“They’ve got to rethink what they’re doing because they’re just hurting the county’s revenues by missing out on taxes from sales, and they’re killing small businesses,” she said. “I’m mad. I’m fired up. The county needs to recognize that small businesses are the ones that support our community. We pay our taxes. We support our schools. We support the local athletic teams, the clubs and all the organizations and fundraisers.”

She’s glad her diner is reopened, but admits being closed during the time Allegheny County was in the red and yellow phases of the state’s reopening plan caused her business to take a hit.

“Two months we were closed,” she said. “I lost $100,000 in sales. I know these bars missed out on sales and now they’re going to have to go through it again.”

Karly Lane of McKeesport, one of the event co-organizers, sympathizes with Allegheny County bar owners.

“This kind of hits close to home,” she said, adding that Club 22 — because of Pennsylvania Liquor Control Board green phase regulations — is not allowed to serve to-go beverages because it is a club and doesn’t have the same type of liquor license as a regular bar.

She said Club 22, which raises revenue to support Glassport’s fire department, refilled its inventory when Allegheny County entered the green phase.

“Everything has an expiration date,” she said, adding that the club will likely have to dump much of its product down the drain.

“This is causing us to take a big hit,” she said.

Lynsey Harrison, a cook at Puzzlers who is currently unemployed, wore a Puzzlers T-shirt and carried a sign Wednesday that said “#SHUTDOWNFORWHAT #SAVEOURSPIRITS #SAVEOURCLUB #CLUB22STRONG.”

When asked why she was part of the demonstration, she said, “Because I lost my job.” “This is killing our small businesses,” she said. “Every small business is losing hundreds of thousands of dollars.”

Harrison said Puzzlers opened Wednesday evening to sell to-go beverages to demonstrators, but will be closed completely until further notice.

“Due to the recent announcement by the Allegheny County Health Department, which closes all bars and bans the sale of alcohol by restaurants, we unfortunately have made the difficult decision to close our doors until further notice,” Puzzlers said on Facebook Wednesday. “To attempt to stay open with only revenue from the sale of food is not a possibility and to ask our staff to enforce the absurd state and now local guidelines will only cause issues with customers. Just too many hoops to jump through in order to keep a small family business with a great mission to stay open. We want to thank our hard working fantastic staff and all our loyal customers for their continued support. Hope to see all of you very soon!!”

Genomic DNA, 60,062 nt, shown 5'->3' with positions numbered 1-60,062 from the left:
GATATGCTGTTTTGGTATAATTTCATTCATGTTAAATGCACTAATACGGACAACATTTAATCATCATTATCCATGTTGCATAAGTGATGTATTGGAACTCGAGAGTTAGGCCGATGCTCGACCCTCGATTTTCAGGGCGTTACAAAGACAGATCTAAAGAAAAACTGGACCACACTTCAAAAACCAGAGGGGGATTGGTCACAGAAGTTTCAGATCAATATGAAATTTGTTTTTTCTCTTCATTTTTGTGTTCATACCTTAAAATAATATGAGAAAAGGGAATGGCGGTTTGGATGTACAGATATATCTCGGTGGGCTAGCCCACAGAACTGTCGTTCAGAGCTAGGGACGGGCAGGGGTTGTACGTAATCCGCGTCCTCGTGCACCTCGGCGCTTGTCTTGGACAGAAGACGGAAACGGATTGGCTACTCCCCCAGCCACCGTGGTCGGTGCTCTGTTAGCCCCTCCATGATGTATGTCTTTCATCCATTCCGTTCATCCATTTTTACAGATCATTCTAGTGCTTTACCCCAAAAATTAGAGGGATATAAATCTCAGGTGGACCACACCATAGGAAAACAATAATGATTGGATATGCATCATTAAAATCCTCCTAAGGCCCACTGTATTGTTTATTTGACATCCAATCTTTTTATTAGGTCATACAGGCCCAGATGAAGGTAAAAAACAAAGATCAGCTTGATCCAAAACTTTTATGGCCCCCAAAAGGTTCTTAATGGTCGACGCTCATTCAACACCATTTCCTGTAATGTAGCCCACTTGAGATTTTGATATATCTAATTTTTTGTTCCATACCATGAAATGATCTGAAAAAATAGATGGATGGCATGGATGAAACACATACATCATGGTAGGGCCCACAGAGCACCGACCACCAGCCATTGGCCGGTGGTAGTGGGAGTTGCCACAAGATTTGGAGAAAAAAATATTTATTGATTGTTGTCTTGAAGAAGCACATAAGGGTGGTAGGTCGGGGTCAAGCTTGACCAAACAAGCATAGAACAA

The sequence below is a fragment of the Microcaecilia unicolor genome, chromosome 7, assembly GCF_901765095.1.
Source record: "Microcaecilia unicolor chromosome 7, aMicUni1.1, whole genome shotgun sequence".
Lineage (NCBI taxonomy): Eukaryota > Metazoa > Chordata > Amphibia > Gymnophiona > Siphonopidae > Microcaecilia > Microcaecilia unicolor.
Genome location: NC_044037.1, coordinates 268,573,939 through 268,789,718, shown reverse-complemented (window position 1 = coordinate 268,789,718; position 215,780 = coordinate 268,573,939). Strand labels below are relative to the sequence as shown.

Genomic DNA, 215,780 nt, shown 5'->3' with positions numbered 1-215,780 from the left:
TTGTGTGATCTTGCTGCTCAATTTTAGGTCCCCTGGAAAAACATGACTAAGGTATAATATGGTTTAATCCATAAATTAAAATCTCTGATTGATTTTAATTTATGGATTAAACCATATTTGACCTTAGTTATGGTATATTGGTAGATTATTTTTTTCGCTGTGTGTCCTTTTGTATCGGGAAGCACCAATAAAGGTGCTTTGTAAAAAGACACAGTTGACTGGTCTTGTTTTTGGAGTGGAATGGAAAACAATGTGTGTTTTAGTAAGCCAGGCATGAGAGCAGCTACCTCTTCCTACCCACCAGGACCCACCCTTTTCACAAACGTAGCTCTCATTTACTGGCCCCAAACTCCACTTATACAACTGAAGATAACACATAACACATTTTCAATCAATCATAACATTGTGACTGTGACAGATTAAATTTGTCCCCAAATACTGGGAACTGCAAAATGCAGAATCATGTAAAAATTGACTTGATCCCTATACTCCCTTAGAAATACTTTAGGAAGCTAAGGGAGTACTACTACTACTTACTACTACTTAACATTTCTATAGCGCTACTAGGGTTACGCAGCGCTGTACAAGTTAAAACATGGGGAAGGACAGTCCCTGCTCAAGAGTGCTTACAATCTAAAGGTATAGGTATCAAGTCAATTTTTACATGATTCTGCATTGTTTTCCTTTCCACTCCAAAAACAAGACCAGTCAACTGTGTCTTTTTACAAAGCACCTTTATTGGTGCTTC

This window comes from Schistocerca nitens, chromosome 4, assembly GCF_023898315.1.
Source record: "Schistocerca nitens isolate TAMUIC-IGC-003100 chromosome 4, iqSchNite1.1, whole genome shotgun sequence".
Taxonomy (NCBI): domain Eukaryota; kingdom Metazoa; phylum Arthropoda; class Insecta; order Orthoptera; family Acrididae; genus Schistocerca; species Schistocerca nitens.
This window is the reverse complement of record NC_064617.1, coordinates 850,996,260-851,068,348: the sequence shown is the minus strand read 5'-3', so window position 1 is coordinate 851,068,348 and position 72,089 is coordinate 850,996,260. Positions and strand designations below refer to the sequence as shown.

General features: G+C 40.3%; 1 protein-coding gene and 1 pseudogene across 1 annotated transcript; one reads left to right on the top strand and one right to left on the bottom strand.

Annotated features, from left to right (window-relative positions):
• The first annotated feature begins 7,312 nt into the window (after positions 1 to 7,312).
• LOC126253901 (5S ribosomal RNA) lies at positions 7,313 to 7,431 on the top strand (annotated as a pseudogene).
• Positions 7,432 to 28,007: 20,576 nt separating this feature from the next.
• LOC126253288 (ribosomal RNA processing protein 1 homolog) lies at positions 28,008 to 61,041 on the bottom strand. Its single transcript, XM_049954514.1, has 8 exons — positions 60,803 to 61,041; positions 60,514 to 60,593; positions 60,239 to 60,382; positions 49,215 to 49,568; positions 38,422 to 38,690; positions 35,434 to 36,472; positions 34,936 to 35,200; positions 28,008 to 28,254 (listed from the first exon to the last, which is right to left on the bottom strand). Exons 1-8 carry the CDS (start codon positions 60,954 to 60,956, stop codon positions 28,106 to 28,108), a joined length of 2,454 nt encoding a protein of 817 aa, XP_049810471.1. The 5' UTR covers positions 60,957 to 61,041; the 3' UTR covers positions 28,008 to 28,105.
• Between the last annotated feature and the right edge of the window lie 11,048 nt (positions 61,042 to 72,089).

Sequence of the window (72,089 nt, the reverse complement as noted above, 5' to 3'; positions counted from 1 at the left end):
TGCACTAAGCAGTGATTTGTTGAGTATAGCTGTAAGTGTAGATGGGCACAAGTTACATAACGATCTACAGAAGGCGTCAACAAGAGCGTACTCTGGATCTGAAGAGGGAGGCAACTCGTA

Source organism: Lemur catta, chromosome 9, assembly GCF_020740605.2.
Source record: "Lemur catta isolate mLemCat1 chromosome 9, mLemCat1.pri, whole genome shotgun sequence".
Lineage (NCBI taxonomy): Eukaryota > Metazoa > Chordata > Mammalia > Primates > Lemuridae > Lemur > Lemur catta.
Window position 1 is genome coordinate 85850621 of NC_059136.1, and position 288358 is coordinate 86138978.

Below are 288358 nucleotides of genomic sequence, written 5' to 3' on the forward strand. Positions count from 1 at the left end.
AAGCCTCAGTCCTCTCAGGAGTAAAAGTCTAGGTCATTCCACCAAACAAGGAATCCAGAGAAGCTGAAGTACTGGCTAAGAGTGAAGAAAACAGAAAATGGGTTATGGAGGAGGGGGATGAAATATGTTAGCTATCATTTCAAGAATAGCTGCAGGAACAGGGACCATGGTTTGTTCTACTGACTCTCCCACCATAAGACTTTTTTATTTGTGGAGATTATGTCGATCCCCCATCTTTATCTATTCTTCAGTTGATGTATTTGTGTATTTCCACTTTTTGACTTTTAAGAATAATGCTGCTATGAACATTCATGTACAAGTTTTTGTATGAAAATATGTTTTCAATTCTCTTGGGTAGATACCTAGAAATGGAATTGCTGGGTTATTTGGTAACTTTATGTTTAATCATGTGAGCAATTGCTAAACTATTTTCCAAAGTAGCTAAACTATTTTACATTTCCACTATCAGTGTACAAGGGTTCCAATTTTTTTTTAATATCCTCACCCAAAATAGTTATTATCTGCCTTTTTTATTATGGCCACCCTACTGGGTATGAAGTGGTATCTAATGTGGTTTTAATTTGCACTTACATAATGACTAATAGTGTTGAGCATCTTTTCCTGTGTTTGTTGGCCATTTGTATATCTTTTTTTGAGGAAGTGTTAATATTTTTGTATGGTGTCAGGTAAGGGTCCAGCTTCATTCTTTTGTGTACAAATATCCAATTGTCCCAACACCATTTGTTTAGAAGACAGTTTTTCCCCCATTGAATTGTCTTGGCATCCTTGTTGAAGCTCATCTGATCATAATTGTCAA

Jimmy Young of McKeesport said he marched Wednesday because he thinks Allegheny County officials are out of line.

“I believe the county has overstepped their concerns for social distancing by shutting these businesses down,” he said.

To follow state laws, protesters on Wednesday did not carry open containers of alcohol in the street as they marched from bar to bar. Many of the protesters did not wear masks while they were outside, but put masks on before entering each establishment.

Julian Calabro, who manages Cal’s Cantina, said times are difficult for bar owners and operators, and added that he and his staff are doing their best to keep themselves and their customers safe from the virus. “We understand the county has to manage an uptick,” he said. “We understand that public officials are dealing with something they really haven’t dealt with before, so the need to have a cautious response and be responsible is absolutely required.

“At the same time though, we do really appreciate the members of the community who do want to come out and help the businesses that have been struggling through the first part of the shut down and now the second one. ...We’re trying to adhere to as many guidelines as possible, but we really appreciate the support from our community.”